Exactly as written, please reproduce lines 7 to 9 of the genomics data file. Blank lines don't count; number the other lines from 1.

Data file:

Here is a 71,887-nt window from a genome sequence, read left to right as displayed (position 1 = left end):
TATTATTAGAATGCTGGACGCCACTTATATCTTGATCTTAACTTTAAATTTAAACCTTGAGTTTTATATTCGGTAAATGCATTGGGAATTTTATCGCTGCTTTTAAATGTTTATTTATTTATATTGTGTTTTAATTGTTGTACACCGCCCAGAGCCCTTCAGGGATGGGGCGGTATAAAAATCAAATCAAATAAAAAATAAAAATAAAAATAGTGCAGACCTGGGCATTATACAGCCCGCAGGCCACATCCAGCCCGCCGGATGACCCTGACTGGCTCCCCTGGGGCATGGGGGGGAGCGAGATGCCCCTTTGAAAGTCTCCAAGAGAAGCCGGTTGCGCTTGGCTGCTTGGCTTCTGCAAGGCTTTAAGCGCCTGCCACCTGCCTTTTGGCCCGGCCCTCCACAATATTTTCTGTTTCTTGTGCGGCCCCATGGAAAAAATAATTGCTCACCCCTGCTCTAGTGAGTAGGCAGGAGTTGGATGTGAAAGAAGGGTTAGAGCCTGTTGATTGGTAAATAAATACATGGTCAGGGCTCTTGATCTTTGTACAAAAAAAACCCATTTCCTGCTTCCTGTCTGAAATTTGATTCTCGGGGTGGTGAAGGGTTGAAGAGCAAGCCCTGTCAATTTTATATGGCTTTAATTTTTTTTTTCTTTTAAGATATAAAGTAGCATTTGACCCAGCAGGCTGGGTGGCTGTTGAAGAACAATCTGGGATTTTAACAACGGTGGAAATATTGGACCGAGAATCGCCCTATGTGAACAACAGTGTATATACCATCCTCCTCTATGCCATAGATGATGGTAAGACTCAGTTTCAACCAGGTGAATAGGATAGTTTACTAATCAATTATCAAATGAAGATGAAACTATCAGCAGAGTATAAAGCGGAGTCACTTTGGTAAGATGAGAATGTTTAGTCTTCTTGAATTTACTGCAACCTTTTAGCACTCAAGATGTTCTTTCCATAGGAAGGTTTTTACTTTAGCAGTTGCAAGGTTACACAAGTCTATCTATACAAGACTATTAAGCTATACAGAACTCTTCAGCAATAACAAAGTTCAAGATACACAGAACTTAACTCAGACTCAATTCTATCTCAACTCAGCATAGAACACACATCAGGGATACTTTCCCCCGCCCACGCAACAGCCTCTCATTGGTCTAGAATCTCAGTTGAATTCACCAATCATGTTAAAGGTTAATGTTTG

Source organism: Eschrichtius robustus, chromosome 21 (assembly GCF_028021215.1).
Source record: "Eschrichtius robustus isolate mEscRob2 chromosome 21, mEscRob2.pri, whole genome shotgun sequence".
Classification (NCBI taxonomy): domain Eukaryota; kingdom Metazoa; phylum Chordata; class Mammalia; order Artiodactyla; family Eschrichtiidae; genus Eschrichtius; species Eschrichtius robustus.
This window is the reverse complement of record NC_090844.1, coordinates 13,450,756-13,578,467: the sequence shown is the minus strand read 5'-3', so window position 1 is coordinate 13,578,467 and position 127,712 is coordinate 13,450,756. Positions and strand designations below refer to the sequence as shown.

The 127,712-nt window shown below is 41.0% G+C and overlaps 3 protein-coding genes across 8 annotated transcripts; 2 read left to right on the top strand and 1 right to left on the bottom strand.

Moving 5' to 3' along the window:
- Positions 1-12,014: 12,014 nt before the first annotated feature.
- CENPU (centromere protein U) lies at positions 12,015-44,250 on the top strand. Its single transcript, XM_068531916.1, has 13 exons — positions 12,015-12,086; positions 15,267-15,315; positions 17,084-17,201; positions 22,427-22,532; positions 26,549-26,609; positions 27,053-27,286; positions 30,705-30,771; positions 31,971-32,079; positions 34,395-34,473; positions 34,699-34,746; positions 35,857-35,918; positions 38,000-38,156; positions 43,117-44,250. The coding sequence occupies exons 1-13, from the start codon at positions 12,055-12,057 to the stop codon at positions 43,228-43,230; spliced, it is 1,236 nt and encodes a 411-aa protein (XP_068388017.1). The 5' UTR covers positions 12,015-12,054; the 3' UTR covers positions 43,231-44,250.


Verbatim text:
The 127,712-nt window shown below is 41.0% G+C and overlaps 3 protein-coding genes across 8 annotated transcripts; 2 read left to right on the top strand and 1 right to left on the bottom strand.

Moving 5' to 3' along the window:
- Positions 1-12,014: 12,014 nt before the first annotated feature.